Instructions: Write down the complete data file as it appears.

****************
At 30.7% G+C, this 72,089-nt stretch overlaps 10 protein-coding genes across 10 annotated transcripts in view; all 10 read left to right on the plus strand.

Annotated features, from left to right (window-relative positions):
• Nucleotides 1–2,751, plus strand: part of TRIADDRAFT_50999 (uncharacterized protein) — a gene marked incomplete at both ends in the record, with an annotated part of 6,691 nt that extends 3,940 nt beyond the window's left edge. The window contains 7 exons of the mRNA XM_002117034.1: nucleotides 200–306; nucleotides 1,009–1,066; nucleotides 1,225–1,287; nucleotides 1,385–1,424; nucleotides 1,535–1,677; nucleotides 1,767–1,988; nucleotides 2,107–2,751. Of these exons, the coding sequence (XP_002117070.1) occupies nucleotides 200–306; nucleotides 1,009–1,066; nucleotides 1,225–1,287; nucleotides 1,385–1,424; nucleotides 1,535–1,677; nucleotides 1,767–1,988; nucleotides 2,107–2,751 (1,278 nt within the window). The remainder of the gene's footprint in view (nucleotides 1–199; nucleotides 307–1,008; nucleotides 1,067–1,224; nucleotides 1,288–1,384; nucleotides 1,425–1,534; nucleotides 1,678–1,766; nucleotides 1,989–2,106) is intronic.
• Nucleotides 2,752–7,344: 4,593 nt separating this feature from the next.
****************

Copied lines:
At 30.7% G+C, this 72,089-nt stretch overlaps 10 protein-coding genes across 10 annotated transcripts in view; all 10 read left to right on the plus strand.

Annotated features, from left to right (window-relative positions):
• Nucleotides 1–2,751, plus strand: part of TRIADDRAFT_50999 (uncharacterized protein) — a gene marked incomplete at both ends in the record, with an annotated part of 6,691 nt that extends 3,940 nt beyond the window's left edge. The window contains 7 exons of the mRNA XM_002117034.1: nucleotides 200–306; nucleotides 1,009–1,066; nucleotides 1,225–1,287; nucleotides 1,385–1,424; nucleotides 1,535–1,677; nucleotides 1,767–1,988; nucleotides 2,107–2,751. Of these exons, the coding sequence (XP_002117070.1) occupies nucleotides 200–306; nucleotides 1,009–1,066; nucleotides 1,225–1,287; nucleotides 1,385–1,424; nucleotides 1,535–1,677; nucleotides 1,767–1,988; nucleotides 2,107–2,751 (1,278 nt within the window). The remainder of the gene's footprint in view (nucleotides 1–199; nucleotides 307–1,008; nucleotides 1,067–1,224; nucleotides 1,288–1,384; nucleotides 1,425–1,534; nucleotides 1,678–1,766; nucleotides 1,989–2,106) is intronic.
• Nucleotides 2,752–7,344: 4,593 nt separating this feature from the next.